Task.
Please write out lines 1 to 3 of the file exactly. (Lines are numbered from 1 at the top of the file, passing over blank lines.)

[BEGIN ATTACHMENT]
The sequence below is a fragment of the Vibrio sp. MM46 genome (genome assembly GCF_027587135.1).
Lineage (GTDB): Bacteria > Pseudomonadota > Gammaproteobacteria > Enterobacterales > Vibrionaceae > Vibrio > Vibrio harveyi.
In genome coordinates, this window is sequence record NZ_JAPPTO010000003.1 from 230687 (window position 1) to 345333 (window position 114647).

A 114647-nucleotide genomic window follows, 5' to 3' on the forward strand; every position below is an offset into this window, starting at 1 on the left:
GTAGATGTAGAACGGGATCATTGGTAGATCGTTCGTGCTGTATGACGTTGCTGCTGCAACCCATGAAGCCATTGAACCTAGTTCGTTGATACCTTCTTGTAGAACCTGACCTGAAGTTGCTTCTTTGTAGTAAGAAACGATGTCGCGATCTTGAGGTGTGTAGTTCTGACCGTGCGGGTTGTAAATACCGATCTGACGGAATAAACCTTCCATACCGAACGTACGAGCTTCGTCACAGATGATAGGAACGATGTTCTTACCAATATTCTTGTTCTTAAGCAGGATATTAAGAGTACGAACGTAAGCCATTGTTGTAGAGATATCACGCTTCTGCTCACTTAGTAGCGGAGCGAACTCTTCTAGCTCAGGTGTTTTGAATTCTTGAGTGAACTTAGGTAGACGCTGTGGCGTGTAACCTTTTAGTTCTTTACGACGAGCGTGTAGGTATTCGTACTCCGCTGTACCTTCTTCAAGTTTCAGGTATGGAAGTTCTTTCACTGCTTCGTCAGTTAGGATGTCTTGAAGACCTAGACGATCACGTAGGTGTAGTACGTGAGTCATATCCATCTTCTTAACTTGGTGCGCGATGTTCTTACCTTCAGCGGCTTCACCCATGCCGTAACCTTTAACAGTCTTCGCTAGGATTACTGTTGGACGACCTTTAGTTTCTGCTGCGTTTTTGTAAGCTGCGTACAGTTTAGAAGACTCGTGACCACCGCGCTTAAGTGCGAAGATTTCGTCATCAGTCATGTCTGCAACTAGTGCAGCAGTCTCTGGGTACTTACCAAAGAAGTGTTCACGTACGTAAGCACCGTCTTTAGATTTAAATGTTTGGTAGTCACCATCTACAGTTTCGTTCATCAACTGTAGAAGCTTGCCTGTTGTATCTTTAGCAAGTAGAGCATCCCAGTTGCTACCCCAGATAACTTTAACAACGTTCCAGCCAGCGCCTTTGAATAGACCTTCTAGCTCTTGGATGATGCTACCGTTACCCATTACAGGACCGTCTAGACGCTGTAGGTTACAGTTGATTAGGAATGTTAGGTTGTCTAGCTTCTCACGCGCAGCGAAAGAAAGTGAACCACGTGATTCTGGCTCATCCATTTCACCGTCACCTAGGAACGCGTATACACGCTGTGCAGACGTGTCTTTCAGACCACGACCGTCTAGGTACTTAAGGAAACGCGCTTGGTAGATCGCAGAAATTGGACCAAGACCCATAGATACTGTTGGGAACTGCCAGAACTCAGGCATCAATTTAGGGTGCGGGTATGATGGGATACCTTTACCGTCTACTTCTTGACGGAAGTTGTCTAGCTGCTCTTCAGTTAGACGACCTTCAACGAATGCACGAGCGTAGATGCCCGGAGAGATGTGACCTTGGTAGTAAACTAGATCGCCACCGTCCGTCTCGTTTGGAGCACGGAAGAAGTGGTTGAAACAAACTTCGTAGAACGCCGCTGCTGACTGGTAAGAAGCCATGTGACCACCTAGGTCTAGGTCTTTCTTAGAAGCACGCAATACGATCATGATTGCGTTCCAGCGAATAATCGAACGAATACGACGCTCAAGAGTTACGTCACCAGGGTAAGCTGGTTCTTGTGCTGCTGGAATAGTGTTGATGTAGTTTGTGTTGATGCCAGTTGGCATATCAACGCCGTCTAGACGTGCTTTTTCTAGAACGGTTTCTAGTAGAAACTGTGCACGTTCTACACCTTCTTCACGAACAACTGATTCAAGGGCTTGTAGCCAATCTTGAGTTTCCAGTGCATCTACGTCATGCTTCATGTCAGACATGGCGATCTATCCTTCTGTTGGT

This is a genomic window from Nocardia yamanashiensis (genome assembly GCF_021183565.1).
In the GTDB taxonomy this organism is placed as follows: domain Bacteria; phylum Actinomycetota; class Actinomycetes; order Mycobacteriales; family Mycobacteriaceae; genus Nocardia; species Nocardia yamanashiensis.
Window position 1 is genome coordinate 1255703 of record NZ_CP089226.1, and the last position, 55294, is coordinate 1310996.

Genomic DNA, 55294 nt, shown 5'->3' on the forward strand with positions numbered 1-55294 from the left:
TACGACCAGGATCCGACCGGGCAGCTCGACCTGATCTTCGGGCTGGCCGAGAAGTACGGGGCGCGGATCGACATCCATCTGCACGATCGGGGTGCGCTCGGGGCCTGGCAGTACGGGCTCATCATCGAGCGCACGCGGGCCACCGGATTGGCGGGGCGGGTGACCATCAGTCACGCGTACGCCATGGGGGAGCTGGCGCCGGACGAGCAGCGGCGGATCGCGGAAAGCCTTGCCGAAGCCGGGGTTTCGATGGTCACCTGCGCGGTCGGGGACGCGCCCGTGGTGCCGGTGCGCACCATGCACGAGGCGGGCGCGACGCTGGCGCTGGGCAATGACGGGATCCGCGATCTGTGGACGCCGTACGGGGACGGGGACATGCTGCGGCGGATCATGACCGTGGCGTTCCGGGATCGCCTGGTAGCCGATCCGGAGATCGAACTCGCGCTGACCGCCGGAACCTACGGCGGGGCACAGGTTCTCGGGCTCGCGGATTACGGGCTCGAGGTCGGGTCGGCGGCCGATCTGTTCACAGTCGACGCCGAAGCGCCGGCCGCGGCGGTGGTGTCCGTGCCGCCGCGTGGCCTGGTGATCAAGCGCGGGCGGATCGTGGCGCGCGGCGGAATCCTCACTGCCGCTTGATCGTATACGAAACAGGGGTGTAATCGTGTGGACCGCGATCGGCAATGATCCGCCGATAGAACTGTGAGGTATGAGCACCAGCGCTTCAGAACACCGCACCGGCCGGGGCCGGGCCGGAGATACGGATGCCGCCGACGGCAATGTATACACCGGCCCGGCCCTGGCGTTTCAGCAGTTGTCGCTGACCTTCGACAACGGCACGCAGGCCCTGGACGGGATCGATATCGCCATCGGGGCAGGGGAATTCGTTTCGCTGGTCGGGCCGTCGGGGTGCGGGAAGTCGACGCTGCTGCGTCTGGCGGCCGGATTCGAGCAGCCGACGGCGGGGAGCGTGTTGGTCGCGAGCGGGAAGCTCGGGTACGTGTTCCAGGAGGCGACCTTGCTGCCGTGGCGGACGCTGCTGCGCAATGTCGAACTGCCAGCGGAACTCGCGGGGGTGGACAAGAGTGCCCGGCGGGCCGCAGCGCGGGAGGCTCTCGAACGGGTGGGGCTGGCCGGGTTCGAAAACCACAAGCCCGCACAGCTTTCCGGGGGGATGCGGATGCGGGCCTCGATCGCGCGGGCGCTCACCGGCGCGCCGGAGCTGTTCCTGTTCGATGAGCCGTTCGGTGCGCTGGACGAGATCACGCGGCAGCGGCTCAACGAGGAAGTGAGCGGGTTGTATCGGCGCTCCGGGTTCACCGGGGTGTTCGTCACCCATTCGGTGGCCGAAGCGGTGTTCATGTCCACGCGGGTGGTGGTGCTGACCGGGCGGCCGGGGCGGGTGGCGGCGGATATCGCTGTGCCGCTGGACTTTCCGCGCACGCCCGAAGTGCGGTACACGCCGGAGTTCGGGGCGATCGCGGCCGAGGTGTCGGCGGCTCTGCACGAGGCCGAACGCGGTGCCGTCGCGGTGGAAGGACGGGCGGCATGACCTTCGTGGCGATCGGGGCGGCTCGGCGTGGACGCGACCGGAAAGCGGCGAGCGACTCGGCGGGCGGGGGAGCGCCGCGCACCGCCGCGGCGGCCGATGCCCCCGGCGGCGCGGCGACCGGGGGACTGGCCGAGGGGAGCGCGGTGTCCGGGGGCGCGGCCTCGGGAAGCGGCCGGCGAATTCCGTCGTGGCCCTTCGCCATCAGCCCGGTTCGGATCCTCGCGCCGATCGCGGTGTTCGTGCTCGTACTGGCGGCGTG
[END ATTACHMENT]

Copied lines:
The sequence below is a fragment of the Vibrio sp. MM46 genome (genome assembly GCF_027587135.1).
Lineage (GTDB): Bacteria > Pseudomonadota > Gammaproteobacteria > Enterobacterales > Vibrionaceae > Vibrio > Vibrio harveyi.
In genome coordinates, this window is sequence record NZ_JAPPTO010000003.1 from 230687 (window position 1) to 345333 (window position 114647).